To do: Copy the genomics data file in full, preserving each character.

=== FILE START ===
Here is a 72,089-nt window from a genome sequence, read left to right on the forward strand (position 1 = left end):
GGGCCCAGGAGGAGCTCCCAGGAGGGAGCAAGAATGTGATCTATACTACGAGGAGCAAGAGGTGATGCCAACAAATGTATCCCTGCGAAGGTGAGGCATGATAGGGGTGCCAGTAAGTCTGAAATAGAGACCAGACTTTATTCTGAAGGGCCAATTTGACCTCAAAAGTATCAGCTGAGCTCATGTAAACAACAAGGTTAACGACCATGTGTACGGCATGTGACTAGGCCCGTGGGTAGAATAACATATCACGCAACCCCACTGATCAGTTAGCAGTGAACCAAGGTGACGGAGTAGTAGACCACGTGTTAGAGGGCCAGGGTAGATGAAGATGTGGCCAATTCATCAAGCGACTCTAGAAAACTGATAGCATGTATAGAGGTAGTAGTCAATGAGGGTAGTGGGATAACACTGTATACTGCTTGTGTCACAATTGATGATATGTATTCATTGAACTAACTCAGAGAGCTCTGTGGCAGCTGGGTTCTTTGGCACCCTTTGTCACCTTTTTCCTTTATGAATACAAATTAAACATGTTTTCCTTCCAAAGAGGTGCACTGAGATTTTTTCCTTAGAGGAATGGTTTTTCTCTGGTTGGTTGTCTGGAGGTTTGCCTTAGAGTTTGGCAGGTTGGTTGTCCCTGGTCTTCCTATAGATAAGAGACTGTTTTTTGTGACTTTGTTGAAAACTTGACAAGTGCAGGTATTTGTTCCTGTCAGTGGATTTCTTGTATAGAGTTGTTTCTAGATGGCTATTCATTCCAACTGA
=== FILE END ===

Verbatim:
Here is a 72,089-nt window from a genome sequence, read left to right on the forward strand (position 1 = left end):
GGGCCCAGGAGGAGCTCCCAGGAGGGAGCAAGAATGTGATCTATACTACGAGGAGCAAGAGGTGATGCCAACAAATGTATCCCTGCGAAGGTGAGGCATGATAGGGGTGCCAGTAAGTCTGAAATAGAGACCAGACTTTATTCTGAAGGGCCAATTTGACCTCAAAAGTATCAGCTGAGCTCATGTAAACAACAAGGTTAACGACCATGTGTACGGCATGTGACTAGGCCCGTGGGTAGAATAACATATCACGCAACCCCACTGATCAGTTAGCAGTGAACCAAGGTGACGGAGTAGTAGACCACGTGTTAGAGGGCCAGGGTAGATGAAGATGTGGCCAATTCATCAAGCGACTCTAGAAAACTGATAGCATGTATAGAGGTAGTAGTCAATGAGGGTAGTGGGATAACACTGTATACTGCTTGTGTCACAATTGATGATATGTATTCATTGAACTAACTCAGAGAGCTCTGTGGCAGCTGGGTTCTTTGGCACCCTTTGTCACCTTTTTCCTTTATGAATACAAATTAAACATGTTTTCCTTCCAAAGAGGTGCACTGAGATTTTTTCCTTAGAGGAATGGTTTTTCTCTGGTTGGTTGTCTGGAGGTTTGCCTTAGAGTTTGGCAGGTTGGTTGTCCCTGGTCTTCCTATAGATAAGAGACTGTTTTTTGTGACTTTGTTGAAAACTTGACAAGTGCAGGTATTTGTTCCTGTCAGTGGATTTCTTGTATAGAGTTGTTTCTAGATGGCTATTCATTCCAACTGA